In 2014, Goldcorp developed a tailings stewardship program to minimise tailings risks and ensure good practices for tailings construction, operation, maintenance, monitoring and, ultimately, closure and reclamation. The strategy addresses stakeholder concerns to ensure tailings facilities are well-managed, provide secure storage, reduce costs and impacts, improve operational excellence and are regularly and consistently monitored.

“We work to preserve and protect our environment through our Sustainability Excellence Management System (SEMS) and our Environmental Protection Standards.  There are 13 Environmental Protection Standards (EP), and two specifically covering Waste Rock and Tailings:

EP 4: Waste Rock

Waste rock has the potential for leaching metals and other constituents of concern upon exposure to elements.  This standard contains the requirements for waste rock management and monitoring as a critical aspect of operational controls at any site.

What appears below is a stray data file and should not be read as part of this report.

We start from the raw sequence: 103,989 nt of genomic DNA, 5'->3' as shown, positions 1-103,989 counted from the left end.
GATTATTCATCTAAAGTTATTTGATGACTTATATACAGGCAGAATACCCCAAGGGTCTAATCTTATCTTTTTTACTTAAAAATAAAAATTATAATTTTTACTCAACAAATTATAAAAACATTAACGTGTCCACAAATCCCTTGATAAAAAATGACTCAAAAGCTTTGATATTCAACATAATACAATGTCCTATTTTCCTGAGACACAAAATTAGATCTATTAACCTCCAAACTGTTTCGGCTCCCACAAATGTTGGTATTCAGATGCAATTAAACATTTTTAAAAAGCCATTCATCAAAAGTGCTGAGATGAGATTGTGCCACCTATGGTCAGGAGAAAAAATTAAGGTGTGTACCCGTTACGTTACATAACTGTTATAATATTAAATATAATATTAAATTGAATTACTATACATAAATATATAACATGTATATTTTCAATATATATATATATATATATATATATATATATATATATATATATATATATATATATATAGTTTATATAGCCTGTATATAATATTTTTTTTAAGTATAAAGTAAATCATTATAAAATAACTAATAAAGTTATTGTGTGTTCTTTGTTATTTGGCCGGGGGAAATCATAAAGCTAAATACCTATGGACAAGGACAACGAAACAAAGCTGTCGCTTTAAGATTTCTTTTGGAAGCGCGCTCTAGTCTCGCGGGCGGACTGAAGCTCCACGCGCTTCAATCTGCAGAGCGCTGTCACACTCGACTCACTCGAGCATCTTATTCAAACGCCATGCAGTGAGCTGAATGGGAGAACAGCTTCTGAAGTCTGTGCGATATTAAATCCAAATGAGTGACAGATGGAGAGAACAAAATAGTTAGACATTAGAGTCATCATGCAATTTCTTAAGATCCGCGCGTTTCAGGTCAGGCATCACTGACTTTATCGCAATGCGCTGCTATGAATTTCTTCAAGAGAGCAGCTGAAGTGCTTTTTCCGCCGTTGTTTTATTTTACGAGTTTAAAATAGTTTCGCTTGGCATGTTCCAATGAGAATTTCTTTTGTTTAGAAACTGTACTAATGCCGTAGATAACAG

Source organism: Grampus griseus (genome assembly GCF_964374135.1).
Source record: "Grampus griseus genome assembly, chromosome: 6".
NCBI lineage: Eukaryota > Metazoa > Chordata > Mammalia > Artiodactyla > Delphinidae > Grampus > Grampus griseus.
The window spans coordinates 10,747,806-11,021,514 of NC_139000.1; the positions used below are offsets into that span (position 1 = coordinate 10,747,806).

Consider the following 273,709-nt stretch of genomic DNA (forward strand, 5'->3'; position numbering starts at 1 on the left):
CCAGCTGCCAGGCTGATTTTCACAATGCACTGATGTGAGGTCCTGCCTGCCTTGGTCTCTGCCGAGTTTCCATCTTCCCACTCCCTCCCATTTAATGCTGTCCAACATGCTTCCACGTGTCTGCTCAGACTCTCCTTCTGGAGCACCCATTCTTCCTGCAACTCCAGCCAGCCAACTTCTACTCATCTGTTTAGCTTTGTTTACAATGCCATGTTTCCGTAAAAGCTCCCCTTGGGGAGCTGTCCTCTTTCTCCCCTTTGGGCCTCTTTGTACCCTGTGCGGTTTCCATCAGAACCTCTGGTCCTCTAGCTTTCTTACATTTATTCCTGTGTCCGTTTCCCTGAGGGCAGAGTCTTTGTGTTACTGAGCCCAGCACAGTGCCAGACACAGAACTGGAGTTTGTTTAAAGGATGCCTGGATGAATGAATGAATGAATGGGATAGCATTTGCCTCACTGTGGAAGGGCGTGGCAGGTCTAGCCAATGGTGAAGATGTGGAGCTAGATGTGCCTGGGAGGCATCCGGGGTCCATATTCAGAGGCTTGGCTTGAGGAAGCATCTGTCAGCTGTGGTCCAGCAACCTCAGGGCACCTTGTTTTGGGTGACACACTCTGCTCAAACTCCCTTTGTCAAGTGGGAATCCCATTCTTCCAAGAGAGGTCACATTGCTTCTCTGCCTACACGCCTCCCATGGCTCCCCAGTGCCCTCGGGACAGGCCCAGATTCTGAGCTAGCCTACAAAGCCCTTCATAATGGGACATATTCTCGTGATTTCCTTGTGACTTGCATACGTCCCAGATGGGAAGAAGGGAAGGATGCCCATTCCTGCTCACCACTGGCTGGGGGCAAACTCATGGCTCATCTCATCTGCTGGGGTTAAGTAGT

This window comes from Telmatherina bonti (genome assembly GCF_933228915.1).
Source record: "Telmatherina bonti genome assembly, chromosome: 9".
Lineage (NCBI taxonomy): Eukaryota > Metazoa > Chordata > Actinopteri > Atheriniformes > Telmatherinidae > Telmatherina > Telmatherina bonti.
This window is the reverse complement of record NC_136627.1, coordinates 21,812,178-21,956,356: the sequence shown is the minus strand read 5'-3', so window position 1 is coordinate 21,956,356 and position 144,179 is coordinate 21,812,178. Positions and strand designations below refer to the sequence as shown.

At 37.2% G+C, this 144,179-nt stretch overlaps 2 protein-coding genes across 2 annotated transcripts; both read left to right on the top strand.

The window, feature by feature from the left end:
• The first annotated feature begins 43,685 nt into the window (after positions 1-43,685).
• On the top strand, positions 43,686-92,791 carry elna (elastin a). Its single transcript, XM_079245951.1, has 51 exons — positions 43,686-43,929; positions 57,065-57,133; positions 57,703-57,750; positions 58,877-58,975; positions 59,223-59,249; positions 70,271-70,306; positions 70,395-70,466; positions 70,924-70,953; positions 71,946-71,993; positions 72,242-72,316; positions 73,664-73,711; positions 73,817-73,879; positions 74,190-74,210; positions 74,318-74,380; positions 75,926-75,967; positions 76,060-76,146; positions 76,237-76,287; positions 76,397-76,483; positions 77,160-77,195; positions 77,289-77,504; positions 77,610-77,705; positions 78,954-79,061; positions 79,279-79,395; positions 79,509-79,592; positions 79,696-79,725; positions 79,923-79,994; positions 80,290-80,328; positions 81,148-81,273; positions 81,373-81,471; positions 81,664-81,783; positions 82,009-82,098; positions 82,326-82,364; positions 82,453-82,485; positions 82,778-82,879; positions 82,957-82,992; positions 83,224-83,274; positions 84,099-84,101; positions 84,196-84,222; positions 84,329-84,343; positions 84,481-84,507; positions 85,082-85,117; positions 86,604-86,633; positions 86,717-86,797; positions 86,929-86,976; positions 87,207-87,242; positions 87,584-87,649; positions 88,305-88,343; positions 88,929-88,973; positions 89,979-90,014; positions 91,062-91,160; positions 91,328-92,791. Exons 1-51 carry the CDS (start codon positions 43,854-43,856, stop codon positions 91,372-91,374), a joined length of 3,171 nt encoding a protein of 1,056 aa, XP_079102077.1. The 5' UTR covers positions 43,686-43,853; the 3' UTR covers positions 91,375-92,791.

EP 5: Tailings

Goldcorp will manage tailings in a manner that effectively mitigates environmental, public health and safety, and community impacts while maximizing the long-term security of the tailings facility and sustainable land use options.

“All active Goldcorp tailings dams have a Tailings Steward and an Engineer of Record (EoR), and all inactive tailings dams still storing water also have a Tailings Steward. All but one inactive tailings site also have EoRs, and the final site is being assigned an EoR in 2019. Dam Safety Inspections (DSI) are performed annually and separately by the Tailings Steward and by the EoR.  Each DSI group performs their reviews independently and publishes and submits separate reports. EoRs submit their reports to site, and Stewards submit their reports to Corporate. Dam Safety Reviews (DSR), a much more intensive effort, are performed every 5 years for all dams by the Tailings Stewards. Risk Assessments are updated annually supported by the Stewards and the EoRs for every dam. Summary reports are provided to each site and corrective actions are reviewed.”